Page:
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Facebook wants your data: Users to leave WhatsApp, Turkey starts first investigation

Christian Fernsby |
Users of mobile messaging app WhatsApp have threatened to boycott the platform after it announced its new terms of privacy policy last week.

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The new terms compel users to agree to share their data, such as their phone number and location, with its parent company Facebook and its subsidiaries. Failure to do this by February 8 will see the user forfeit their access to the service.

In its update released last week, WhatsApp assured users that messages shared between contacts are protected and are not accessible to third parties. It said messages are immediately deleted from its servers as soon as they have been delivered to the intended recipient.

Explaining the policy, the company said: “We collect information about your activity on our services, like service-related, diagnostic and performance information. This includes information about your activity (including how you use our services, your services settings, how you interact with others using our services (including when you interact with a business), and the time, frequency and duration of your activities and interactions), log files, and diagnostic, crash, website and performance logs and reports.”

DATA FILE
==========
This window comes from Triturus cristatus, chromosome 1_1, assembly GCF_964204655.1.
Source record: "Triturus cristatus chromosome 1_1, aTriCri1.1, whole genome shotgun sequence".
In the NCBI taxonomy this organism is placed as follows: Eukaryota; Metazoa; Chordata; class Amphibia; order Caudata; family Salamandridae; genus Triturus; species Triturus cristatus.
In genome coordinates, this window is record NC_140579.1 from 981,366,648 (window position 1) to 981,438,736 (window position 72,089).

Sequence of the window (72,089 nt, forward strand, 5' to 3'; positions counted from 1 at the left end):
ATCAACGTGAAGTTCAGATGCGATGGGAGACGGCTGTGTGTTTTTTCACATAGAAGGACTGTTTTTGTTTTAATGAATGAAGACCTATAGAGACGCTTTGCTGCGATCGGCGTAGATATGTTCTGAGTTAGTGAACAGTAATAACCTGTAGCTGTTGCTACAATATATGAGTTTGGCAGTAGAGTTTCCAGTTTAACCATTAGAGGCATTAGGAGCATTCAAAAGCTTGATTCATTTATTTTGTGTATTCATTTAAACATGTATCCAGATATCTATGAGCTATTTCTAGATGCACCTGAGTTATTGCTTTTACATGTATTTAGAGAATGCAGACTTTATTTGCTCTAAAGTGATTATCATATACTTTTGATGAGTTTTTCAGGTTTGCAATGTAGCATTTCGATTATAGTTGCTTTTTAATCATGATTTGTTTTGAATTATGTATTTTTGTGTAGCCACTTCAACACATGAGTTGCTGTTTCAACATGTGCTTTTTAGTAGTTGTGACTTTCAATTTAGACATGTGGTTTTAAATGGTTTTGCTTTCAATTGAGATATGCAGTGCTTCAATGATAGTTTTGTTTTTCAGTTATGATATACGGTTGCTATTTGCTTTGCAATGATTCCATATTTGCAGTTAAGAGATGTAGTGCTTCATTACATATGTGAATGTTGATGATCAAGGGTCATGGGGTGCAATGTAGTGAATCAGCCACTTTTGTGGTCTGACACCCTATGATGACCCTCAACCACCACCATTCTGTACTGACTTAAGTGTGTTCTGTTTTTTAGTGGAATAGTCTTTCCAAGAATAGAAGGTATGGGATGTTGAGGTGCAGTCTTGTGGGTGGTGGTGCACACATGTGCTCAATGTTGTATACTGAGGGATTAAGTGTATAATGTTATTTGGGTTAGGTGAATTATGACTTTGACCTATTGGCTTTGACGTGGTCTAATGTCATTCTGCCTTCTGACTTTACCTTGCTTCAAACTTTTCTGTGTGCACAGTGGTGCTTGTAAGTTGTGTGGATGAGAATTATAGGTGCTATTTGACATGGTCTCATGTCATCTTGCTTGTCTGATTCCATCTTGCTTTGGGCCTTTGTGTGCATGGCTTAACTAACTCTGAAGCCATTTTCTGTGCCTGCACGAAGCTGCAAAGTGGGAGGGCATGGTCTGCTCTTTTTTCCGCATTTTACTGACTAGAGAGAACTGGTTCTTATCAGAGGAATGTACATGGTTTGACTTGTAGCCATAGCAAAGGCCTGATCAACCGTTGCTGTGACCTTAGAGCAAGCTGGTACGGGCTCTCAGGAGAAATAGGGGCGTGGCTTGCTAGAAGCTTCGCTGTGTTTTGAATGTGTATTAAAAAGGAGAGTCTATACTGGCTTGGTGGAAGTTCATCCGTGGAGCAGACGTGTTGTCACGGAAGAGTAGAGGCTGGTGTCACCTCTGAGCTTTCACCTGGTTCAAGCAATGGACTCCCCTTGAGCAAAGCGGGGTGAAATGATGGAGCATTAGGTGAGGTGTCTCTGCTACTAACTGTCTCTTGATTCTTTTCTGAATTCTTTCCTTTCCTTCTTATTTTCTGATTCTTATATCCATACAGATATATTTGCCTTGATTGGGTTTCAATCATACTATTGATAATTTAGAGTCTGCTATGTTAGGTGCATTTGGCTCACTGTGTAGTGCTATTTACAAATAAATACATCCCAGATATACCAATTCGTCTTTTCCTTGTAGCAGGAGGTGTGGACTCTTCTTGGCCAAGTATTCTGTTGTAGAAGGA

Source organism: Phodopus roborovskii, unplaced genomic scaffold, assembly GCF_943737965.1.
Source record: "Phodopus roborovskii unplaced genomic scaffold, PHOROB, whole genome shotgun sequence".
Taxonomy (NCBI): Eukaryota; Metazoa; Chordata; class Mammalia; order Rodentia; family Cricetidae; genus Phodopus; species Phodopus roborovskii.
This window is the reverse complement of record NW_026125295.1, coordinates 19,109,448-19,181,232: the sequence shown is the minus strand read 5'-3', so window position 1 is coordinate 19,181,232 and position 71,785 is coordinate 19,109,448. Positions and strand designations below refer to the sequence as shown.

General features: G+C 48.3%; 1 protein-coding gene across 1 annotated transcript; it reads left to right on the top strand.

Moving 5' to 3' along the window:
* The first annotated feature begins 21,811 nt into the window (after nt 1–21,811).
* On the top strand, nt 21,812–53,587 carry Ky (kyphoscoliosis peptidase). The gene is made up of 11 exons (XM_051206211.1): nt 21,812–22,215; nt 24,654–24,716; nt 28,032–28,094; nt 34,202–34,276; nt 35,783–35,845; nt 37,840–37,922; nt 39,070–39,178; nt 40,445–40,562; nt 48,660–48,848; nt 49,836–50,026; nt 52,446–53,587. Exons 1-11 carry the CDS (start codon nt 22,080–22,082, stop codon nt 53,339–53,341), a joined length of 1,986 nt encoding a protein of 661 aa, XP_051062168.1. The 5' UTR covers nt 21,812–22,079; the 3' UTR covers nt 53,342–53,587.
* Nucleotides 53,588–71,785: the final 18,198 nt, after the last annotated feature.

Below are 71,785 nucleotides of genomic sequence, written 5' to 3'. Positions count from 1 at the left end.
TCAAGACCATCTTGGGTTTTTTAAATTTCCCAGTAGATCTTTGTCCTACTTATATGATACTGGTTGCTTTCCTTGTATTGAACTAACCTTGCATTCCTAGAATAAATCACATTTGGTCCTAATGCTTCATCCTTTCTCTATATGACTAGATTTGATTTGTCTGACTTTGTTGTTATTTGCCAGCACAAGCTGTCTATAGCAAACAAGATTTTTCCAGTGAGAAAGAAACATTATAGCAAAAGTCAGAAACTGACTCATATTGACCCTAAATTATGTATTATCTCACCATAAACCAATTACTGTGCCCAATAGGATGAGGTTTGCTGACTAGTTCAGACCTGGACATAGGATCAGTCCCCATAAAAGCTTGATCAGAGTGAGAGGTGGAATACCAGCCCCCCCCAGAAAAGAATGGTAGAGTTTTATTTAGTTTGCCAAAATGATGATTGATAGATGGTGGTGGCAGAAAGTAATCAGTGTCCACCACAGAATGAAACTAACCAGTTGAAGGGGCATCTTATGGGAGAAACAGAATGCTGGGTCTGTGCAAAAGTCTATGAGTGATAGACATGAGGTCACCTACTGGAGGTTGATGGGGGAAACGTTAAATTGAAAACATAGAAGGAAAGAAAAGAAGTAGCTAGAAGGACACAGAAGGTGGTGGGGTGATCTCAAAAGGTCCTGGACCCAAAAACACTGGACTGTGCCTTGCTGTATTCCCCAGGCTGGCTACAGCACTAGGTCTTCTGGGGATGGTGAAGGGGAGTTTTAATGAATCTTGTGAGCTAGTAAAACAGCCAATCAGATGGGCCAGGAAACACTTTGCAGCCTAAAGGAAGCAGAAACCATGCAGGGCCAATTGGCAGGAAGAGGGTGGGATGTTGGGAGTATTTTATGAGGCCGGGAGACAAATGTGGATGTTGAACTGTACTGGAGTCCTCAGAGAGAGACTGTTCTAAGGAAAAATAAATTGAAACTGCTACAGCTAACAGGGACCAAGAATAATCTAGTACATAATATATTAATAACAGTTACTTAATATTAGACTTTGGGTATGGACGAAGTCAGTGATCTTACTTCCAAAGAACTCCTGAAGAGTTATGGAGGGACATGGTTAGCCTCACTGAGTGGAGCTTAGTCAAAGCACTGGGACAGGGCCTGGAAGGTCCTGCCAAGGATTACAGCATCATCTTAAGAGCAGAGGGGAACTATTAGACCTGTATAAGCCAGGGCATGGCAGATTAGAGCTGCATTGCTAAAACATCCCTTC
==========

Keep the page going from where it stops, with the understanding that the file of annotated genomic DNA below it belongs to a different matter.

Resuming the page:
This includes information about when the user registered to use the company's services, the groups they're part of, status, profile picture and whether they are online.

According to Forbes, the new changes will enable users to interact directly with businesses for shopping purposes, and for businesses to advertise directly to WhatsApp users. A WhatsApp spokesperson who spoke to the publication explained: “WhatsApp wants to make it easier for people to both make a purchase and get help directly from a business directly on WhatsApp.”

On social media, thousands - including Tesla founder Elon Musk - have endorsed WhatsApp rivals Signal and Telegram. Many said they would be moving to the two platforms because they feared their private information would end up in “the wrong hands”.

The Turkish Competition Board said on Monday it launched an investigation into WhatsApp and its owner Facebook Inc after the messaging app asked users to agree to let Facebook collect user data including phone numbers and locations.

In a written statement, the Competition Board said it ruled the data-collection requirement should be suspended until the probe is complete.

“The Competition Board has opened an investigation into Facebook and WhatsApp and suspended the requirement to share Whatsapp data,” it said.

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